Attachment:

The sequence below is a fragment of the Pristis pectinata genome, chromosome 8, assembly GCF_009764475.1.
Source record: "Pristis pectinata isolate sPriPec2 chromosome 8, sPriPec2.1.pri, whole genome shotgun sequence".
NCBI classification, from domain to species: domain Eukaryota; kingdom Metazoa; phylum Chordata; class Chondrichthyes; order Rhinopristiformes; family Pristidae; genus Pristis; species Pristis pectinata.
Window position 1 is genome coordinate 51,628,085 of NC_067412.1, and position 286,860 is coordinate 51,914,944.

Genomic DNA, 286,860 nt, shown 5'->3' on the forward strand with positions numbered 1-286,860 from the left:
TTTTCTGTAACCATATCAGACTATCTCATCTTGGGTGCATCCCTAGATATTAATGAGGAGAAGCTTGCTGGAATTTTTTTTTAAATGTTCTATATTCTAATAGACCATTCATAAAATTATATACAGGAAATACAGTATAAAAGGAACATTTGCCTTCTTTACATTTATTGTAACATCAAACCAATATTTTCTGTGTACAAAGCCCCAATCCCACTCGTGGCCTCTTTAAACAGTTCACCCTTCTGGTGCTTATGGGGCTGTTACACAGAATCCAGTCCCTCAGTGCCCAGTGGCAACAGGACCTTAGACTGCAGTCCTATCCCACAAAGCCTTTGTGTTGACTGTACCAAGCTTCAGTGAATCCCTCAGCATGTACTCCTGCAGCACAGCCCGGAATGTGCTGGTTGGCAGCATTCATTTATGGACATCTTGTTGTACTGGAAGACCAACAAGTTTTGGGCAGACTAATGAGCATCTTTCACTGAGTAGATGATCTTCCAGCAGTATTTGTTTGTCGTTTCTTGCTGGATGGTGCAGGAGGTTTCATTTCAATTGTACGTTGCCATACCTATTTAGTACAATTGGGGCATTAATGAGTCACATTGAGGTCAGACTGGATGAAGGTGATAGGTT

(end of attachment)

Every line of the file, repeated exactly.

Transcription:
The sequence below is a fragment of the Pristis pectinata genome, chromosome 8, assembly GCF_009764475.1.
Source record: "Pristis pectinata isolate sPriPec2 chromosome 8, sPriPec2.1.pri, whole genome shotgun sequence".
NCBI classification, from domain to species: domain Eukaryota; kingdom Metazoa; phylum Chordata; class Chondrichthyes; order Rhinopristiformes; family Pristidae; genus Pristis; species Pristis pectinata.
Window position 1 is genome coordinate 51,628,085 of NC_067412.1, and position 286,860 is coordinate 51,914,944.

Genomic DNA, 286,860 nt, shown 5'->3' on the forward strand with positions numbered 1-286,860 from the left:
TTTTCTGTAACCATATCAGACTATCTCATCTTGGGTGCATCCCTAGATATTAATGAGGAGAAGCTTGCTGGAATTTTTTTTTAAATGTTCTATATTCTAATAGACCATTCATAAAATTATATACAGGAAATACAGTATAAAAGGAACATTTGCCTTCTTTACATTTATTGTAACATCAAACCAATATTTTCTGTGTACAAAGCCCCAATCCCACTCGTGGCCTCTTTAAACAGTTCACCCTTCTGGTGCTTATGGGGCTGTTACACAGAATCCAGTCCCTCAGTGCCCAGTGGCAACAGGACCTTAGACTGCAGTCCTATCCCACAAAGCCTTTGTGTTGACTGTACCAAGCTTCAGTGAATCCCTCAGCATGTACTCCTGCAGCACAGCCCGGAATGTGCTGGTTGGCAGCATTCATTTATGGACATCTTGTTGTACTGGAAGACCAACAAGTTTTGGGCAGACTAATGAGCATCTTTCACTGAGTAGATGATCTTCCAGCAGTATTTGTTTGTCGTTTCTTGCTGGATGGTGCAGGAGGTTTCATTTCAATTGTACGTTGCCATACCTATTTAGTACAATTGGGGCATTAATGAGTCACATTGAGGTCAGACTGGATGAAGGTGATAGGTT